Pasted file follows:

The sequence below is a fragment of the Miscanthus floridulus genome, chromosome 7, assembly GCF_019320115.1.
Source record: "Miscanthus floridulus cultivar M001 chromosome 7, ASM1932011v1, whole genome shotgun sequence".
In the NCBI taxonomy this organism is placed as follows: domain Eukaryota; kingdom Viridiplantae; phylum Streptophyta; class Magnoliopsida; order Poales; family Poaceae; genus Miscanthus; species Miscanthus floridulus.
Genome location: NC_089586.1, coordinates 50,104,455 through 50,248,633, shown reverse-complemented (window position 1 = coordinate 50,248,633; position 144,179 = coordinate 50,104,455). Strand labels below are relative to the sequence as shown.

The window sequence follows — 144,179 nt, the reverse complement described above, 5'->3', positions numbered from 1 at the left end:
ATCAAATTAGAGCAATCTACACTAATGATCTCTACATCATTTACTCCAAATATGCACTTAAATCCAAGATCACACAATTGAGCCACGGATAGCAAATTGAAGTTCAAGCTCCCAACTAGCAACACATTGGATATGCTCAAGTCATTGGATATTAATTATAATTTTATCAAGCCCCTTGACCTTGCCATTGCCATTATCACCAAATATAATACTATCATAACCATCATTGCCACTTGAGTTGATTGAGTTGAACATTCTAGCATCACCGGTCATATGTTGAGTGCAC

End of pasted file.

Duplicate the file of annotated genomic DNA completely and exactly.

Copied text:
The sequence below is a fragment of the Miscanthus floridulus genome, chromosome 7, assembly GCF_019320115.1.
Source record: "Miscanthus floridulus cultivar M001 chromosome 7, ASM1932011v1, whole genome shotgun sequence".
In the NCBI taxonomy this organism is placed as follows: domain Eukaryota; kingdom Viridiplantae; phylum Streptophyta; class Magnoliopsida; order Poales; family Poaceae; genus Miscanthus; species Miscanthus floridulus.
Genome location: NC_089586.1, coordinates 50,104,455 through 50,248,633, shown reverse-complemented (window position 1 = coordinate 50,248,633; position 144,179 = coordinate 50,104,455). Strand labels below are relative to the sequence as shown.

The window sequence follows — 144,179 nt, the reverse complement described above, 5'->3', positions numbered from 1 at the left end:
ATCAAATTAGAGCAATCTACACTAATGATCTCTACATCATTTACTCCAAATATGCACTTAAATCCAAGATCACACAATTGAGCCACGGATAGCAAATTGAAGTTCAAGCTCCCAACTAGCAACACATTGGATATGCTCAAGTCATTGGATATTAATTATAATTTTATCAAGCCCCTTGACCTTGCCATTGCCATTATCACCAAATATAATACTATCATAACCATCATTGCCACTTGAGTTGATTGAGTTGAACATTCTAGCATCACCGGTCATATGTTGAGTGCAC